Purpose This study aimed (1) to examine the longitudinal trajectories in objectively measured physical activity (PA); (2) to identify unknown (i.e., latent) subgroups with distinct trajectories; and (3) to examine the correlates of latent subgroups among community dwelling women. Methods The study sample included a total of 669 women from the Women's Injury Study, a 5-year prospective cohort study conducted from 2007 in the Southwest Central region of the US. Pedometer-based step-count data across 18 consecutive months were fitted to a latent growth model (LGM) and a latent class growth model (LCGM). Baseline characteristics were regressed on latent class membership. Results The longitudinal change in PA was best fit to a piecewise LGM with seasonal transitions. Significantly increased and decreased levels of PA were observed during the spring, fall, and winter, respectively (p < 0.001). Three latent subgroups with distinct PA trajectories were identified (low-active (46.8%), somewhat-active (41.3%), and active (11.9%)). Age and body fat percentage at the baseline significantly explained the likelihoods of being in low-active subgroup. Conclusion Seasonal variations in PA among women were observed but may not be practically significant. A relatively large portion of the sample showed low levels of PA for long periods. Intervention strategies should be considered for women who are overweight or obese, and aged >40 years old to promote PA during the life course.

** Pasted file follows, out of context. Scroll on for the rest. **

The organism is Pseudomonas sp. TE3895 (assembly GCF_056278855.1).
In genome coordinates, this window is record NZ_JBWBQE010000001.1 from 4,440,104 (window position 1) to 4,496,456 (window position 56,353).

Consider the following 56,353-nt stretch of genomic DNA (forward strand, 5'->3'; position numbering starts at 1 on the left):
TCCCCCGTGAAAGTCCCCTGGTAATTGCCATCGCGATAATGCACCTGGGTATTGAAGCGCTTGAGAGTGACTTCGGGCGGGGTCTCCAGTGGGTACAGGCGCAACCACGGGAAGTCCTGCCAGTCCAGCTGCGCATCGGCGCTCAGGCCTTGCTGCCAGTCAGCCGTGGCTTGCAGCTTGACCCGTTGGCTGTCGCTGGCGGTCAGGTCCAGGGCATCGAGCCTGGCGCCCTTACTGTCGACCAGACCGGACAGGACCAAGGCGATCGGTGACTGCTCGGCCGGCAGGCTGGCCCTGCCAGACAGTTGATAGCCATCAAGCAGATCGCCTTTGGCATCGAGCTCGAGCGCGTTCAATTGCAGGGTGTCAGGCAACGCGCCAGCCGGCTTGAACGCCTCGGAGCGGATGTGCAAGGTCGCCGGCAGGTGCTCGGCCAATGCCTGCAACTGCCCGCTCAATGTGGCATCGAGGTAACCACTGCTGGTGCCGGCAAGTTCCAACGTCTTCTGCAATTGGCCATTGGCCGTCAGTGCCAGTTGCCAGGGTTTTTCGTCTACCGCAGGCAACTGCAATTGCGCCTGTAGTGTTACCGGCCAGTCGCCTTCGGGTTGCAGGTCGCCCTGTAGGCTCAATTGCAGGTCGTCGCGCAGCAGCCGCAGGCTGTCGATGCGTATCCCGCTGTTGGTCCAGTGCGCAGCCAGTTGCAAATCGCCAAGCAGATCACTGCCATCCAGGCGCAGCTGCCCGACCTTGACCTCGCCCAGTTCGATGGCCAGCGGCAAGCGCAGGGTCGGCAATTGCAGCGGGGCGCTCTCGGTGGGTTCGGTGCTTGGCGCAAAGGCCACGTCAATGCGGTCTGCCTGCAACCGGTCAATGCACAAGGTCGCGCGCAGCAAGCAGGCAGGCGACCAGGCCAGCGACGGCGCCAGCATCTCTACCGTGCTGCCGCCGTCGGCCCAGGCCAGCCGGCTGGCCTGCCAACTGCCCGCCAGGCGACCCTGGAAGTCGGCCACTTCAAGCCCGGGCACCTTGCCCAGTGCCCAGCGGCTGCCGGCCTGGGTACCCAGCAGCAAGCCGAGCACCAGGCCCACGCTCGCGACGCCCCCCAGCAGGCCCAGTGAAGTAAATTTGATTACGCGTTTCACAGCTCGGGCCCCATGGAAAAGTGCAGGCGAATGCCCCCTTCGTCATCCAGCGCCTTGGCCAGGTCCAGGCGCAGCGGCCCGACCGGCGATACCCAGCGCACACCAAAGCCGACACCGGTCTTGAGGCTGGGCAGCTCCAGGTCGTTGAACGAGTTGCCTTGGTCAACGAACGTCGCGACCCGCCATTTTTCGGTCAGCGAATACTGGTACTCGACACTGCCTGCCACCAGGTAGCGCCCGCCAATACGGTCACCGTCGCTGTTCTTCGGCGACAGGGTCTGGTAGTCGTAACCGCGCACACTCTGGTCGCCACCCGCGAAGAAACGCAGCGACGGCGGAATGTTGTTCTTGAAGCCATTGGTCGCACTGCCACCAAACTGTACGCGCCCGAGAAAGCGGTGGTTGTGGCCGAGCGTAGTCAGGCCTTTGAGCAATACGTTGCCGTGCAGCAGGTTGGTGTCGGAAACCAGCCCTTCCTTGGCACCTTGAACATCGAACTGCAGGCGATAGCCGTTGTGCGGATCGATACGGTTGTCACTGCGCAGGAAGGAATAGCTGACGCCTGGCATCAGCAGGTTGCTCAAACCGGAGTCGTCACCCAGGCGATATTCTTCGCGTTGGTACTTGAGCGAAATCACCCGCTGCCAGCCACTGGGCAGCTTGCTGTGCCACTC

- Prospective cohort